Amy Lowell was a poet and writer of essays and reviews. She was the daughter of the wealthy New England businessman Augustus Lowell and the musician and linguist Katherine Bigelow Lawrence. She remained unmarried but from 1912 was in a committed relationship with the actress Ada Dwyer Russell.
Disappointed in love, Lowell made a winter trip to Europe and Egypt in 1897-1898, when she may have met JW. Around this time she bought Blue and Silver: Dieppe (YMSM 499) from him [#10935].
Lowell became a member of the executive committee of the Brookline Education Society and Chair of its Library Board. In October 1902, at the age of 28, she decided to follow a career in poetry. In 1910 four of her sonnets were published by the Atlantic Monthly. In 1912 she published her first book of poetry, A Dome of Many-Colored Glass. It received much criticism. She became friendly with Ezra Pound but fell out over the imagist movement for which she became spokesperson. Sword Blades and Poppy Seed (1914) and Six French Poets (1915) brought her critical success. Further publications include Men, Women and Ghosts (1916), Tendencies in Modern American Poetry (1917), Pictures of a Floating World (1919) and a biography, John Keats (1925).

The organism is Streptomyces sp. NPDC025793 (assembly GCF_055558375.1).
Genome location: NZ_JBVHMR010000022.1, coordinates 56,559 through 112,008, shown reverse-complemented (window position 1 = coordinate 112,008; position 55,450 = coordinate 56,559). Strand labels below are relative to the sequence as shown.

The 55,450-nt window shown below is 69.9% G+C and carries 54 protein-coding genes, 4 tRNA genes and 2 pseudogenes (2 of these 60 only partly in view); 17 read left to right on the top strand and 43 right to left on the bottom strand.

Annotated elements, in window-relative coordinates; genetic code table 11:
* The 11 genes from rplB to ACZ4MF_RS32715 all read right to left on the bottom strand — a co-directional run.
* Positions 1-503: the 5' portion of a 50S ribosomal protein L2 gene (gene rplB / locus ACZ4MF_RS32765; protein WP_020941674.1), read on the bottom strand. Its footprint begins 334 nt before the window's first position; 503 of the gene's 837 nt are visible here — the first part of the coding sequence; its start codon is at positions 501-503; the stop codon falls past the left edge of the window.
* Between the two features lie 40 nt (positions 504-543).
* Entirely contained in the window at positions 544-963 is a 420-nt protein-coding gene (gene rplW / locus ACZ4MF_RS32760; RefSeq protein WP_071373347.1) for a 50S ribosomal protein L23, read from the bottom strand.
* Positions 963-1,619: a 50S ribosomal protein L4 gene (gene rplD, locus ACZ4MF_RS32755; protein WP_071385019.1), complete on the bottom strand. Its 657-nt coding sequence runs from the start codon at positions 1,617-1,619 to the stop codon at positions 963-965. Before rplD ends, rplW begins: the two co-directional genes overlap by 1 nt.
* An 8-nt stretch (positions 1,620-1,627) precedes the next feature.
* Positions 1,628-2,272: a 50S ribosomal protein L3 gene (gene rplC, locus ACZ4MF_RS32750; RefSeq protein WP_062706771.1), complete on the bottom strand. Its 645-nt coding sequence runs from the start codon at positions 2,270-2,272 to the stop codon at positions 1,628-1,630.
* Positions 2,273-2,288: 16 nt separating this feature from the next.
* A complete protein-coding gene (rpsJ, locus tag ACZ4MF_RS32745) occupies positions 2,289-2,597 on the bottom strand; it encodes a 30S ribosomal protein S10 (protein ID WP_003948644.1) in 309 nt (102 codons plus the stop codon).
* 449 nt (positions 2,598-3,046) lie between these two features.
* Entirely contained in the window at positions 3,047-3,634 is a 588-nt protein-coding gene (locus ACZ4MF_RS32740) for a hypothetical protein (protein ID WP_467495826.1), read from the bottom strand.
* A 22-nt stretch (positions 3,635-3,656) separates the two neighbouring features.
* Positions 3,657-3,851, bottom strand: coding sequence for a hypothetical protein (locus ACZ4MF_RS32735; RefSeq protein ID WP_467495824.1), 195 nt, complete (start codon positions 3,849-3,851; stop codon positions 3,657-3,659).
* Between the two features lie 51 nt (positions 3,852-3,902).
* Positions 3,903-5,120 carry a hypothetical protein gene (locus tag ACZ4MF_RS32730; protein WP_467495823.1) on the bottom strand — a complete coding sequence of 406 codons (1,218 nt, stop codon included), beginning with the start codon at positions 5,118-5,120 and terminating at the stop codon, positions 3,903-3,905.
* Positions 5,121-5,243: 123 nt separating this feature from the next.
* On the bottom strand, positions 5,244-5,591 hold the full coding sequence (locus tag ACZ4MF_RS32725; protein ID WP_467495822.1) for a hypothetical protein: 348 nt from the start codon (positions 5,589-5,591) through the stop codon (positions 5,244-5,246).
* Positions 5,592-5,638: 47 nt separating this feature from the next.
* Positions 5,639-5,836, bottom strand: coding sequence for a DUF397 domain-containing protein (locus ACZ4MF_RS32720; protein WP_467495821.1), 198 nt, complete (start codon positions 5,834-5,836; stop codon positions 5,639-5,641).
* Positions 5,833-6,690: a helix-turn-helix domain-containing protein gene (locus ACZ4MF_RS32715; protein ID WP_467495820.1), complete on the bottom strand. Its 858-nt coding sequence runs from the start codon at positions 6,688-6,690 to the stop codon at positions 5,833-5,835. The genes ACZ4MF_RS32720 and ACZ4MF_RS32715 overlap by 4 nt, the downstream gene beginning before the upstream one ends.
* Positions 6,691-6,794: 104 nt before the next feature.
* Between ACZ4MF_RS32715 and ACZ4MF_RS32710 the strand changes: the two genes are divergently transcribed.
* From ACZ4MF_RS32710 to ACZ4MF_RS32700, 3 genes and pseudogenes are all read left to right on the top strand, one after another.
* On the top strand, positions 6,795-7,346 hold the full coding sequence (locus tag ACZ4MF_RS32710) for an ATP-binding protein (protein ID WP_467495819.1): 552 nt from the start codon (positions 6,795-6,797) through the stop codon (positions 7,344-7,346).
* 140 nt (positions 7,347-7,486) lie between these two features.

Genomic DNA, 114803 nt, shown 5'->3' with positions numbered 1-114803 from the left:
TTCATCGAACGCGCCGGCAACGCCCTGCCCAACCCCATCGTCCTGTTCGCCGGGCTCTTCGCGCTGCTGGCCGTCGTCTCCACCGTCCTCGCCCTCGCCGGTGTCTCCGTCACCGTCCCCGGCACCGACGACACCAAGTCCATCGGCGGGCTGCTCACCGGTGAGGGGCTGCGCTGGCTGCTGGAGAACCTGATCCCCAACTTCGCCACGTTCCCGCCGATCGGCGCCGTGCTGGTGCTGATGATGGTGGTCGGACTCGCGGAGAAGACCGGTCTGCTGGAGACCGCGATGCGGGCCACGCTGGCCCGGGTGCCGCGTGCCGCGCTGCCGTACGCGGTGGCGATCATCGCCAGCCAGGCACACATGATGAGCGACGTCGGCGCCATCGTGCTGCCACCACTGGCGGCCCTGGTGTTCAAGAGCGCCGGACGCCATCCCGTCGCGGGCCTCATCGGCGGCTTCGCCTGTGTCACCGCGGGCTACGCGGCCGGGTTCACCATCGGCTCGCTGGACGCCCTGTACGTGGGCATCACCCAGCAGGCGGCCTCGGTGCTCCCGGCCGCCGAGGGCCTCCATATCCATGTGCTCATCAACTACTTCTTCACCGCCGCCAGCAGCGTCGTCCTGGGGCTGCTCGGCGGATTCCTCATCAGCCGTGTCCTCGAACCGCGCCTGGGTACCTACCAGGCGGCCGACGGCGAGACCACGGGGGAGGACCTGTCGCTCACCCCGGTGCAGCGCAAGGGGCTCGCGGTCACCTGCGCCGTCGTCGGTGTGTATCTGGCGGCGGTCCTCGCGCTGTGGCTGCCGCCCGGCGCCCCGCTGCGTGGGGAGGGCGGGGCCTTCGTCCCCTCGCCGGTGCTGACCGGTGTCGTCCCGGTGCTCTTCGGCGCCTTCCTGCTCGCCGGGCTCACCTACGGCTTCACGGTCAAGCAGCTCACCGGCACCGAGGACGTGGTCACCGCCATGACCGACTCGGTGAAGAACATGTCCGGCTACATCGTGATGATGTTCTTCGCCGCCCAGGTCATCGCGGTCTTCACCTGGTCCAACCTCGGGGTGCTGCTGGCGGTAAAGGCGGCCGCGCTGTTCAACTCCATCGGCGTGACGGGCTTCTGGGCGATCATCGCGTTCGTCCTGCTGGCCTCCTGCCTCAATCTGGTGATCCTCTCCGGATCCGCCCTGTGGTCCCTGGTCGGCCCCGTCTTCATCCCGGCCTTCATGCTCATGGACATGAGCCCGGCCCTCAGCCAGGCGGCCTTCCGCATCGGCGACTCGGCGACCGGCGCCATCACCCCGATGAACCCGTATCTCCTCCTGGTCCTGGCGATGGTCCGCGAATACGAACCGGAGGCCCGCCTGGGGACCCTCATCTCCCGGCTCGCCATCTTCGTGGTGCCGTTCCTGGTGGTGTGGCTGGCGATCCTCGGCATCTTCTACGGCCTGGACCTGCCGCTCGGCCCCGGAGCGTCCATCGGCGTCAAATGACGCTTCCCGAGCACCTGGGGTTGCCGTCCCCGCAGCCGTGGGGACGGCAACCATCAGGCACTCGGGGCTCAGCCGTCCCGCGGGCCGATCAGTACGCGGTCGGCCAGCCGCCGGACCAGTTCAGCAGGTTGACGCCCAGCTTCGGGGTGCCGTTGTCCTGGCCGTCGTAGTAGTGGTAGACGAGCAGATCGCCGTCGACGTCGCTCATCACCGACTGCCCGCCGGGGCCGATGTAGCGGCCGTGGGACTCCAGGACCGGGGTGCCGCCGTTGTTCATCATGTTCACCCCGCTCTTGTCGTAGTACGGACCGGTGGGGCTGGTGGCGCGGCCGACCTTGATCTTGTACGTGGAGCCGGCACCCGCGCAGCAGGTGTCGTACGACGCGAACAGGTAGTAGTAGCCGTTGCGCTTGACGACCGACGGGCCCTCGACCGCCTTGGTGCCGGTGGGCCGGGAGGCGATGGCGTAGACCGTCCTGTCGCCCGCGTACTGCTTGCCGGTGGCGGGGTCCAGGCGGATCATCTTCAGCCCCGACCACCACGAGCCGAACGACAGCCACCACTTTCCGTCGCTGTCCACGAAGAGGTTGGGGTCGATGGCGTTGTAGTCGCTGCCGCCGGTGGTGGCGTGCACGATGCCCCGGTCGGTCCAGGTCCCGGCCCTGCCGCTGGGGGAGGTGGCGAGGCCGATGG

The Annual Register, 1925, p. 135; Dinneen, Marcia B., Amy Lowell's Life and Career, American National Biography, New York, 1999, www.english.uiuc.edu, accessed 4 May 2004.